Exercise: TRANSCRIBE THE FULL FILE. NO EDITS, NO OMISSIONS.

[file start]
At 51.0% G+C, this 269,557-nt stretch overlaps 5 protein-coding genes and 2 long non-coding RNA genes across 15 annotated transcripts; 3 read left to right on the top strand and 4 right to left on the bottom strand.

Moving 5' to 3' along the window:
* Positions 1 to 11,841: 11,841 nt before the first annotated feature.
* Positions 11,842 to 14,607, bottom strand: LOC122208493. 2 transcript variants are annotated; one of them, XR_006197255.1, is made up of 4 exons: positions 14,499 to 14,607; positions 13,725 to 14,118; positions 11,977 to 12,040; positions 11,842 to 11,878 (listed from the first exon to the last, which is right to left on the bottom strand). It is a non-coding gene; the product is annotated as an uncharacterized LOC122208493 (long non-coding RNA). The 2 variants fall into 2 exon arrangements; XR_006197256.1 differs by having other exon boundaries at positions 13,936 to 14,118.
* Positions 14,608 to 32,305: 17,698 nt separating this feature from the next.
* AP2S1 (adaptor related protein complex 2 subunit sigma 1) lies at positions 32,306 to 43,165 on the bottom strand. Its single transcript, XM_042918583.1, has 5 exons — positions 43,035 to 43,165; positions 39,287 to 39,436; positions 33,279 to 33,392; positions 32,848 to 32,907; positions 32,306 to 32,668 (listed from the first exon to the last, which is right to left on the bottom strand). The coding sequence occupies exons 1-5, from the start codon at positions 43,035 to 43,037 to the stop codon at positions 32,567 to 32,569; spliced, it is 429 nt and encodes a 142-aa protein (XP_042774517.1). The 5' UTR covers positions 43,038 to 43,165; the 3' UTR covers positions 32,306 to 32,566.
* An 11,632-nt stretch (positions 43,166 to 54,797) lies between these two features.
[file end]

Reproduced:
At 51.0% G+C, this 269,557-nt stretch overlaps 5 protein-coding genes and 2 long non-coding RNA genes across 15 annotated transcripts; 3 read left to right on the top strand and 4 right to left on the bottom strand.

Moving 5' to 3' along the window:
* Positions 1 to 11,841: 11,841 nt before the first annotated feature.
* Positions 11,842 to 14,607, bottom strand: LOC122208493. 2 transcript variants are annotated; one of them, XR_006197255.1, is made up of 4 exons: positions 14,499 to 14,607; positions 13,725 to 14,118; positions 11,977 to 12,040; positions 11,842 to 11,878 (listed from the first exon to the last, which is right to left on the bottom strand). It is a non-coding gene; the product is annotated as an uncharacterized LOC122208493 (long non-coding RNA). The 2 variants fall into 2 exon arrangements; XR_006197256.1 differs by having other exon boundaries at positions 13,936 to 14,118.
* Positions 14,608 to 32,305: 17,698 nt separating this feature from the next.
* AP2S1 (adaptor related protein complex 2 subunit sigma 1) lies at positions 32,306 to 43,165 on the bottom strand. Its single transcript, XM_042918583.1, has 5 exons — positions 43,035 to 43,165; positions 39,287 to 39,436; positions 33,279 to 33,392; positions 32,848 to 32,907; positions 32,306 to 32,668 (listed from the first exon to the last, which is right to left on the bottom strand). The coding sequence occupies exons 1-5, from the start codon at positions 43,035 to 43,037 to the stop codon at positions 32,567 to 32,569; spliced, it is 429 nt and encodes a 142-aa protein (XP_042774517.1). The 5' UTR covers positions 43,038 to 43,165; the 3' UTR covers positions 32,306 to 32,566.
* An 11,632-nt stretch (positions 43,166 to 54,797) lies between these two features.